6. Then you throw something in like Colvos Passage where the tidal flow tends to always be northbound no matter what the tide because it's a secondary channel around Vashon Island. Confused yet?
  7. The Narrows is a good example. I used to dive there a lot, and you need a slack tide since the current is usually so strong. We found at certain times, that we could catch a slack on the west side long enough to make a half hour dive before the current resumed. Then we'd motor over to the Tacoma side, taking a half hour surface interval while waiting for the current to slow on that side, then make another dive of about the same length on yet another slack period. So, the same stretch of water behaves differently depending on which side you're standing.

    To really learn a beach you have to go and watch on both ebb and flood tides, and during different exchanges.
    David Loy and Bob Triggs like this.
  8. It's like the classic answer to every programming question: "it depends."
    chbichsel likes this.
  9. Whether flood or ebb is best for any given beach depends on many variables as already mentioned. However, there almost always seems to be a certain "window" within the best tide (flood or the ebb) when fishing "turns on" and "turns off". Sometimes the period can be short lived. This has been my experience fishing the salt over the years. I experienced it today. About two hours into the ebb the action began. Jumping fish, biting fish, bait action etc. And, after an hour it tapered off noticeably and subsided.
    I added this observation to my notes on this particular beach and when I fish it the next time I will try to be there for that "window". I know it won't always be the same for that particular location but from my observations over the years it often is.

    Jim Wallace and Bob Triggs like this.
  10. Jim, you are undoubtedly the wisest of them all...least helpful, but wise!

    The thing is, most of us who are working and/or have a family only have so much water time so I am just trying to distill some wisdom or at least know I am thinking/observing the right things when I do get to go. Journaling I know is going to help.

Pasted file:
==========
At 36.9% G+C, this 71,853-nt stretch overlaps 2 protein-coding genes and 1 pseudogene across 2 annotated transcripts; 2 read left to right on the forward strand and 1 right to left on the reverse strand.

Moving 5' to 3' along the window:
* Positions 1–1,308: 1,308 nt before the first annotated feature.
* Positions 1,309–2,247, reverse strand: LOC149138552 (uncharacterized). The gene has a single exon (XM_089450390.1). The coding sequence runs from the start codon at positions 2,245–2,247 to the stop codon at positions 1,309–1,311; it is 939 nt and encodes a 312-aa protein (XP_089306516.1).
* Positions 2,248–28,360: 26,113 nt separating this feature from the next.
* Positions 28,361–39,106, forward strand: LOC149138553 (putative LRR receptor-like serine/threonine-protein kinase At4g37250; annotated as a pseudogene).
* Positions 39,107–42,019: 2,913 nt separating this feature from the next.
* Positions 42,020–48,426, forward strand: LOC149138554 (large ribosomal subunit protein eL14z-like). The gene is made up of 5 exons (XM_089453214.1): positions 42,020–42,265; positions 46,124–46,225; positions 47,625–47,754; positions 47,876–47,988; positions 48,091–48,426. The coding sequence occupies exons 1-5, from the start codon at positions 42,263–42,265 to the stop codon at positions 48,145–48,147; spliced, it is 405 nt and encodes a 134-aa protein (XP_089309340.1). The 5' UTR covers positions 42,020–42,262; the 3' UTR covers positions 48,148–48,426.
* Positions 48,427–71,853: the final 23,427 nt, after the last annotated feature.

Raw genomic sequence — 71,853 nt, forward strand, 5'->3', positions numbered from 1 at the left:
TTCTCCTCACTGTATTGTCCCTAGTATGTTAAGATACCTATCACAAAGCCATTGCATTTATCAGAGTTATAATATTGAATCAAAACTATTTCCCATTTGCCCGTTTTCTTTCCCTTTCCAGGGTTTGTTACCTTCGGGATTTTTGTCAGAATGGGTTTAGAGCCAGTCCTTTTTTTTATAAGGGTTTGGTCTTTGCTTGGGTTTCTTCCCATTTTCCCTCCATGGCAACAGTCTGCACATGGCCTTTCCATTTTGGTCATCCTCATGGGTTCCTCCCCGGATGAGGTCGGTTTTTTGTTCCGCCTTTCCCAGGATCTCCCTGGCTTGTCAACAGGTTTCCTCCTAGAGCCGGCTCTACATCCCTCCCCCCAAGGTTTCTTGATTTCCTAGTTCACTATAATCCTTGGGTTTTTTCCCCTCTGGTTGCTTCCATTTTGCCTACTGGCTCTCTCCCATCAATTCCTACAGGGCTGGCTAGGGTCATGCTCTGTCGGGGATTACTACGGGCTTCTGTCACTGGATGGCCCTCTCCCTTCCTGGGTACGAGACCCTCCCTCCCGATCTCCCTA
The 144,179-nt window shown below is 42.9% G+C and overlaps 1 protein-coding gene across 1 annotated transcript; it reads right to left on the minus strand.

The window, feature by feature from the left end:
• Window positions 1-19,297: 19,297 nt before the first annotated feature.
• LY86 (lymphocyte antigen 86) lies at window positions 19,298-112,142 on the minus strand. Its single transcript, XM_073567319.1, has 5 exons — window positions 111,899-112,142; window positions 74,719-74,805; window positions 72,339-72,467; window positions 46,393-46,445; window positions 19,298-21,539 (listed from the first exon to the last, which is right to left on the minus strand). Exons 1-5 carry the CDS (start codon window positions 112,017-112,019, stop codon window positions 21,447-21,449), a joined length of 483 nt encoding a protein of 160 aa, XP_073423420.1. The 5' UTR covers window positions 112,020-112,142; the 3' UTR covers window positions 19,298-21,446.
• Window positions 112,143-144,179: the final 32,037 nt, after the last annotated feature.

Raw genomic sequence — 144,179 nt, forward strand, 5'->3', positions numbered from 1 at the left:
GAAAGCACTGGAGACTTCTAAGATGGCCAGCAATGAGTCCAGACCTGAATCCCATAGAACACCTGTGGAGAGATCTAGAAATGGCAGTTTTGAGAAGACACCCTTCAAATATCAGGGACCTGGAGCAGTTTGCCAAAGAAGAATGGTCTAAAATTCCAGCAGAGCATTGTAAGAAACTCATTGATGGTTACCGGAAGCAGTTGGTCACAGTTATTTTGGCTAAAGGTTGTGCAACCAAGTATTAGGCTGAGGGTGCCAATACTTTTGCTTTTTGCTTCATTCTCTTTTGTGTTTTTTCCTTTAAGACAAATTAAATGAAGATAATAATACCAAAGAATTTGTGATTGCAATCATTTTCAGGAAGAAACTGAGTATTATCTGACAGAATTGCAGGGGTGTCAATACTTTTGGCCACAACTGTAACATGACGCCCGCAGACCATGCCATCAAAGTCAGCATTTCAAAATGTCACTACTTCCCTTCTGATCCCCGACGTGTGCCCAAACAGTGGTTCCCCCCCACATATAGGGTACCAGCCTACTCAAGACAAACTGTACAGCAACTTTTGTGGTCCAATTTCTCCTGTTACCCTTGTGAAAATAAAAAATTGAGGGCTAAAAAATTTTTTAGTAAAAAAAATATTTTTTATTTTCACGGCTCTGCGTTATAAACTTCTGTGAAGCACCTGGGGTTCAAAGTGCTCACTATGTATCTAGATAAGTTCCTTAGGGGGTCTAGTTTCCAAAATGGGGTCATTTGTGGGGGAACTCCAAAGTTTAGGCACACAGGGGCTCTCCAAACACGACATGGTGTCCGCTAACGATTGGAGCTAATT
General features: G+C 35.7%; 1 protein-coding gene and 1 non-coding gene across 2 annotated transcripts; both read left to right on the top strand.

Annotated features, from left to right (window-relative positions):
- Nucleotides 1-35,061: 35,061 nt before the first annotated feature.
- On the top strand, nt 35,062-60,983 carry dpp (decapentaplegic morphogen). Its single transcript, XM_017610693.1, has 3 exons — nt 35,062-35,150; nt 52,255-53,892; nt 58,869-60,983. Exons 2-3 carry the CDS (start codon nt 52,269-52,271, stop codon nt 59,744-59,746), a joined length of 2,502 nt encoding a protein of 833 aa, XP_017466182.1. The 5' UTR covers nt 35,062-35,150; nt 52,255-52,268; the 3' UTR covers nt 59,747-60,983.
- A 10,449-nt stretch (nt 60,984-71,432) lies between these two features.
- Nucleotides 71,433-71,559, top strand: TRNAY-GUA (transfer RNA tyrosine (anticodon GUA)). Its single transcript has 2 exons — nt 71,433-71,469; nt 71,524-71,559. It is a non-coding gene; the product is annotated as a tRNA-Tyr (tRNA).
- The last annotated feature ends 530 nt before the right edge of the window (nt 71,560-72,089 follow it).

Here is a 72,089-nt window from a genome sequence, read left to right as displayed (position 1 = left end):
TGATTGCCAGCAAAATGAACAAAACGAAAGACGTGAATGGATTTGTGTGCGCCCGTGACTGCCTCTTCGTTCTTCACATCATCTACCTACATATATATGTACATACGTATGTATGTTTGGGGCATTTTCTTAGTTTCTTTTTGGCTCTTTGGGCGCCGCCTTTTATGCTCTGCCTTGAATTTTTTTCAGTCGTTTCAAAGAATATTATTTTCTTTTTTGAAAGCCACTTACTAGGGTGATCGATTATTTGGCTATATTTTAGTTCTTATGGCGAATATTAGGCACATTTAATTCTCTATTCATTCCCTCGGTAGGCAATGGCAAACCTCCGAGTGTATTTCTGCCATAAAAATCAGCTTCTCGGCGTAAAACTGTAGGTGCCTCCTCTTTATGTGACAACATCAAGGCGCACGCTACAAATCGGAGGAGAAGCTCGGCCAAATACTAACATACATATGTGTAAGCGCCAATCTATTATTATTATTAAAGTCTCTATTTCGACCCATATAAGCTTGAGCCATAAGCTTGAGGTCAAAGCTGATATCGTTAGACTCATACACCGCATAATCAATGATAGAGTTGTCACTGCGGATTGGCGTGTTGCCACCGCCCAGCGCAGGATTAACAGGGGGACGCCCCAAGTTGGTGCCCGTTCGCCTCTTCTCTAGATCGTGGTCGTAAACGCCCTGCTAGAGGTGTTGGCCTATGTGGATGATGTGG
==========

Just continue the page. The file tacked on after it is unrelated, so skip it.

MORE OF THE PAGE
Are there any beaches where a smaller tide change is better than bigger? This weekend for example, the big tide change is early morning so that it won't be possible to fish, but would there be beaches where one can benefit from the smaller magnitude of change during the daylight tide? If so, what makes it better?
  11. Wlai,
    I re-read your original thread and realize I didn't answer your question. So, I will do so now.
    There are so many variables involved there is no set answer ( I don't think there is???) other than "it depends".

    Bob Triggs likes this.
  12. Wlai, I'm nowhere close to as knowledgable about a the beaches as some others here, but I'll say this re the smaller tides: not as good at any of the beaches I've ever fished.

    When I lived near the south sound I was going out there a LOT and I was always timing my trips around the larger of the two tides. The reason being, at least on the handful of beaches I frequented, the larger exchange of water. You really want spots where the tidal exchange produces a walking-speed current that runs parallel to the beach. That's kinda the optimal condition.
  13. --deleted double post--
  14. I hit post while going between LTE and my home wifi, sorry for the double post!
  15. Don't get too enamored with the big tides. Those 11-13 foot changes aren't as good as you might think. The little "neap" tides aren't so hot either. A good 6-9 footer is my happy place.